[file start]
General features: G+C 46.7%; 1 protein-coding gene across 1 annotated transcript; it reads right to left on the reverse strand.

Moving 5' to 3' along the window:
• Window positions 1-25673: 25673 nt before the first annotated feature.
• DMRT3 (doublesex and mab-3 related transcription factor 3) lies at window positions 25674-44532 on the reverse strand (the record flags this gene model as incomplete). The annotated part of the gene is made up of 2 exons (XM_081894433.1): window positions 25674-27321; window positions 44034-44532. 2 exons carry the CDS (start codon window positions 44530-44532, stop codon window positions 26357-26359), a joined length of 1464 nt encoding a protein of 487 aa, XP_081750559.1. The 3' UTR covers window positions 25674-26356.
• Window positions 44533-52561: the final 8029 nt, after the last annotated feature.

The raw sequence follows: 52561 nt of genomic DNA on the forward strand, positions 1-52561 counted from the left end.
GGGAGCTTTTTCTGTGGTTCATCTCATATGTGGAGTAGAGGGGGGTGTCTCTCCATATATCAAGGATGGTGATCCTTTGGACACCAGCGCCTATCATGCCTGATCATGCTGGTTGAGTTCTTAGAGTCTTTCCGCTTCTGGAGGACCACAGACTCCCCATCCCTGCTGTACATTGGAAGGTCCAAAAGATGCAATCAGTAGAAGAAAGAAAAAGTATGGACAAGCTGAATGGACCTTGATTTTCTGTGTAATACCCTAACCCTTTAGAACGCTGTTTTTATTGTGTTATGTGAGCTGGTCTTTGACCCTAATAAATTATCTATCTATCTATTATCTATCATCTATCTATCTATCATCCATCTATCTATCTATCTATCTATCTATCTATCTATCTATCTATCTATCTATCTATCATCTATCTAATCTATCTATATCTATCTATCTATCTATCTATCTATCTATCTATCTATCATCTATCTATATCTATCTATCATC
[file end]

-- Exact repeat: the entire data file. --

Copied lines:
General features: G+C 46.7%; 1 protein-coding gene across 1 annotated transcript; it reads right to left on the reverse strand.

Moving 5' to 3' along the window:
• Window positions 1-25673: 25673 nt before the first annotated feature.
• DMRT3 (doublesex and mab-3 related transcription factor 3) lies at window positions 25674-44532 on the reverse strand (the record flags this gene model as incomplete). The annotated part of the gene is made up of 2 exons (XM_081894433.1): window positions 25674-27321; window positions 44034-44532. 2 exons carry the CDS (start codon window positions 44530-44532, stop codon window positions 26357-26359), a joined length of 1464 nt encoding a protein of 487 aa, XP_081750559.1. The 3' UTR covers window positions 25674-26356.
• Window positions 44533-52561: the final 8029 nt, after the last annotated feature.

The raw sequence follows: 52561 nt of genomic DNA on the forward strand, positions 1-52561 counted from the left end.
GGGAGCTTTTTCTGTGGTTCATCTCATATGTGGAGTAGAGGGGGGTGTCTCTCCATATATCAAGGATGGTGATCCTTTGGACACCAGCGCCTATCATGCCTGATCATGCTGGTTGAGTTCTTAGAGTCTTTCCGCTTCTGGAGGACCACAGACTCCCCATCCCTGCTGTACATTGGAAGGTCCAAAAGATGCAATCAGTAGAAGAAAGAAAAAGTATGGACAAGCTGAATGGACCTTGATTTTCTGTGTAATACCCTAACCCTTTAGAACGCTGTTTTTATTGTGTTATGTGAGCTGGTCTTTGACCCTAATAAATTATCTATCTATCTATTATCTATCATCTATCTATCTATCATCCATCTATCTATCTATCTATCTATCTATCTATCTATCTATCTATCTATCTATCTATCATCTATCTAATCTATCTATATCTATCTATCTATCTATCTATCTATCTATCTATCTATCATCTATCTATATCTATCTATCATC